Background

The Trust was founded in 1920 by Barrow Cadbury and his wife Geraldine Southall Cadbury. Barrow was the grandson of John Cadbury, the founder of the family-run chocolate business in Birmingham where Barrow worked for almost 50 years, succeeding his uncle George as Chairman in 1918. He and Geraldine were committed Quakers who chose to live modestly themselves and establish the Trust. In time, their children became Trustees and their son, Paul Cadbury, took over as Chair in 1959. Paul, his sisters and many of their descendants have all given time to being Trustees and added generously to the Trust’s endowment. The concerns of the founders and five generations of their family are still reflected in the work of the Trust today.


Mission

The Barrow Cadbury Trust’s vision is of a peaceful and equitable society, free from discrimination and based on the principle of social justice for all.
The Trust’s mission is to use all of its assets to work with others to bring about structural change for a more just and equal society.

Geographic focus

UK, particularly the West Midlands

Programme areas

The Trust has three programmes :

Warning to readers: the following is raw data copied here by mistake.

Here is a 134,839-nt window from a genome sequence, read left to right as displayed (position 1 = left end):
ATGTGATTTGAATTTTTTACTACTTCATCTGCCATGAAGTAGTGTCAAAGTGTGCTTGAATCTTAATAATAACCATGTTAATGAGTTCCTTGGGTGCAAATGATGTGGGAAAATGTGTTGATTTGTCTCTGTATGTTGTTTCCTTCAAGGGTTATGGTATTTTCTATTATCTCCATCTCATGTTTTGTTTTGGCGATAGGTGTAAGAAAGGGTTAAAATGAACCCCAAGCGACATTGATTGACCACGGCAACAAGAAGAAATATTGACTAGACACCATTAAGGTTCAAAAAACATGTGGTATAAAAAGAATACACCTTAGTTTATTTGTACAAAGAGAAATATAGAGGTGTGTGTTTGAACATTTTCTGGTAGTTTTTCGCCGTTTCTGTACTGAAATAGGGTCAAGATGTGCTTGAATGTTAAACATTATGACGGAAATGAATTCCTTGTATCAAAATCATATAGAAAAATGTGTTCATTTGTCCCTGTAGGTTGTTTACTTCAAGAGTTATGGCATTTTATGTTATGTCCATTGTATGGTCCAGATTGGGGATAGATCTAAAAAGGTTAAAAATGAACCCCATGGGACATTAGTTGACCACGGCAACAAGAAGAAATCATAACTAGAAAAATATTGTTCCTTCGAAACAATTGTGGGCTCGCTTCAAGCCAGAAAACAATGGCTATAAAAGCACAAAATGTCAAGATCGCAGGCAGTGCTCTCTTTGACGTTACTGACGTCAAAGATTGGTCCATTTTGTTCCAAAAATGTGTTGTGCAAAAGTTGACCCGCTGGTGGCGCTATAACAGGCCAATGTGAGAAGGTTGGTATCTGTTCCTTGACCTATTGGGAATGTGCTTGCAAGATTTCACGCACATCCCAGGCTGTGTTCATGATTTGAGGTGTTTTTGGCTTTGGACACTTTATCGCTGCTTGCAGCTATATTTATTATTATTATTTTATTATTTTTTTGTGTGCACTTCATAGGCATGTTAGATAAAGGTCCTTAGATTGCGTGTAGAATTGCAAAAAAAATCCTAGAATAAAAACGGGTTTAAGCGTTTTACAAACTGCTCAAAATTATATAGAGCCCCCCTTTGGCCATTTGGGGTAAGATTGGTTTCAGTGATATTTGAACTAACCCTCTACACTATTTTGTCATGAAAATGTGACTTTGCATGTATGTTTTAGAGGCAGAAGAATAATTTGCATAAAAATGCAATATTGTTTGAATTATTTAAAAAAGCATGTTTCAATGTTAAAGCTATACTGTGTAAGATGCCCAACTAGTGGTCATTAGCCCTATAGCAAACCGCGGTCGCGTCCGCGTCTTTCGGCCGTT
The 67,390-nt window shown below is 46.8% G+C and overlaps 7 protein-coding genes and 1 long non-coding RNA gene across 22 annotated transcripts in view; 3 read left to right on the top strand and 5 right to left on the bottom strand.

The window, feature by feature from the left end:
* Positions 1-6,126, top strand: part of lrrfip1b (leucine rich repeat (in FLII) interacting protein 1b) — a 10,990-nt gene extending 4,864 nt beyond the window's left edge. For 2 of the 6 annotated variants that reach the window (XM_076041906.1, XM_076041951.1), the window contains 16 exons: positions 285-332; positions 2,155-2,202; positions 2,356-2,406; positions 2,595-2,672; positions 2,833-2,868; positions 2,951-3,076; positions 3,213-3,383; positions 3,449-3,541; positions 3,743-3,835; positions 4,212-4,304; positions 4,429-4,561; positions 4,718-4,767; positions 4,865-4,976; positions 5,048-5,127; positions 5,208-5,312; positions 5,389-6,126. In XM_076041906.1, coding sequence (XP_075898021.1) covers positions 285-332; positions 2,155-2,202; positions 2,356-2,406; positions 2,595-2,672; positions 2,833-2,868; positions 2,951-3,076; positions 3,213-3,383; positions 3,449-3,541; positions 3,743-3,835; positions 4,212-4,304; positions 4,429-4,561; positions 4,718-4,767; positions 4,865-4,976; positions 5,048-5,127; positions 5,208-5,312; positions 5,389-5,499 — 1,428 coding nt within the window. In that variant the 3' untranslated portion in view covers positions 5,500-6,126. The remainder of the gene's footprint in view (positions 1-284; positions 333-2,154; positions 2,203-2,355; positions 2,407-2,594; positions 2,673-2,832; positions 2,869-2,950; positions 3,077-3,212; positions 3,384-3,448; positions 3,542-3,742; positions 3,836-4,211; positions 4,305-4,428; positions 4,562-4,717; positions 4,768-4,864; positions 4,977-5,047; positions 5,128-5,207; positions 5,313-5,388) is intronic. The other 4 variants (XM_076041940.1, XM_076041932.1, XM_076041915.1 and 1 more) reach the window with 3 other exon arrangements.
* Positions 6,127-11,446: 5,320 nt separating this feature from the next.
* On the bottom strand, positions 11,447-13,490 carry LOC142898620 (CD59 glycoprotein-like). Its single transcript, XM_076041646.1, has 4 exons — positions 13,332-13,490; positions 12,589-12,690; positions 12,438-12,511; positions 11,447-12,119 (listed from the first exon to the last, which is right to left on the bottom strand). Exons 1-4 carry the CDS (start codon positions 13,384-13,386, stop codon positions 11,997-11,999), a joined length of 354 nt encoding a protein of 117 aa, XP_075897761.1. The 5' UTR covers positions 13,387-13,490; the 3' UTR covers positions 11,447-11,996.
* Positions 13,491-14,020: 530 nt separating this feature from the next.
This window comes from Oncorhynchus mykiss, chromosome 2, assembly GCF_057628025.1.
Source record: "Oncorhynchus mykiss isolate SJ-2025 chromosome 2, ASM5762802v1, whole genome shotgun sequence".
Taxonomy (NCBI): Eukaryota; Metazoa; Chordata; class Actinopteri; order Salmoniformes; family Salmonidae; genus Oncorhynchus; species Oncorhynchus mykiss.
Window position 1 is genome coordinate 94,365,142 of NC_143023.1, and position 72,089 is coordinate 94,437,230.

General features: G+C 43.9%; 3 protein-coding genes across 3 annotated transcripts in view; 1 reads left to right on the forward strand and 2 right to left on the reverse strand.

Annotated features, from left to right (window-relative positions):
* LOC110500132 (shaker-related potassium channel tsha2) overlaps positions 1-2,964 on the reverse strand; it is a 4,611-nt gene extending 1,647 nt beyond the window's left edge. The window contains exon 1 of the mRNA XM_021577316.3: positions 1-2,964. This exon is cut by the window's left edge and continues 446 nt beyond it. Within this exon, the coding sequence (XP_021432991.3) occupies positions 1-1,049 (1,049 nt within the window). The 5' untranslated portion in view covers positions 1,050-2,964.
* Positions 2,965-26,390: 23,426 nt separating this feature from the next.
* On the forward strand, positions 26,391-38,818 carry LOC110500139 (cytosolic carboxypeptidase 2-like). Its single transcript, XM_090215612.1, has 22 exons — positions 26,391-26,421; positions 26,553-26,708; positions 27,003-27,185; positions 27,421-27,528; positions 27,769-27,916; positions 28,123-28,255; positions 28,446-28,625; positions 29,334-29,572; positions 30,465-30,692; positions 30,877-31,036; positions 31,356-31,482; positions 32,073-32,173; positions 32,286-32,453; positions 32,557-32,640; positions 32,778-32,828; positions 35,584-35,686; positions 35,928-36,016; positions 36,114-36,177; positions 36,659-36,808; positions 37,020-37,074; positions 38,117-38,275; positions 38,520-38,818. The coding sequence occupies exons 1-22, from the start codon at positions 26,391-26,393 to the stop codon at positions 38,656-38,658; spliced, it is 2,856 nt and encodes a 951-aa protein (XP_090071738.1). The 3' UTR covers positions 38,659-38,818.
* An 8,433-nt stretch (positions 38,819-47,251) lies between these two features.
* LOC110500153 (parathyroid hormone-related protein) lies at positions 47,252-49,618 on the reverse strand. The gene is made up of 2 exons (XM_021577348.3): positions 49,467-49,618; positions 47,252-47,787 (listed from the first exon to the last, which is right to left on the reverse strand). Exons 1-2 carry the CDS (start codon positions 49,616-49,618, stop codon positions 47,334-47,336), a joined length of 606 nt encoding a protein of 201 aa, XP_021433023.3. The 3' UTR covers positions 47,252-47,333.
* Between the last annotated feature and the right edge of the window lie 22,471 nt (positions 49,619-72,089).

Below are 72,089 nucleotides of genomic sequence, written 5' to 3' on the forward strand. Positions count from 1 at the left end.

– Criminal justice,

– Migration,

– Economic justice,

– An additional social investment programme which operates in a different way from the other three programmes.


Criminal Justice

Through its Criminal Justice Programme, Barrow Cadbury Trust’s principal aim is to strengthen the evidence base for structural and practical change for young adults and women and increase the criminal justice system’s ability to support their rehabilitation and desistance from crime.


Migration

The aim of the migration programme is to promote an immigration system that is fair to both migrants and established residents and a policy and public debate on migration and integration that is based on shared values as well as evidence.


Economic Justice

By exploring good practice and innovation in financial systems that actively promote financial inclusion the foundation intends spread creative solutions and encourage new conversations and partnerships.


Social Investment

In 2010 the trustees decided to use part of the foundation’s endowment to further the aims of the Trust through investments in charities and social enterprises, aiming to achieve both a social and a financial return with the funds.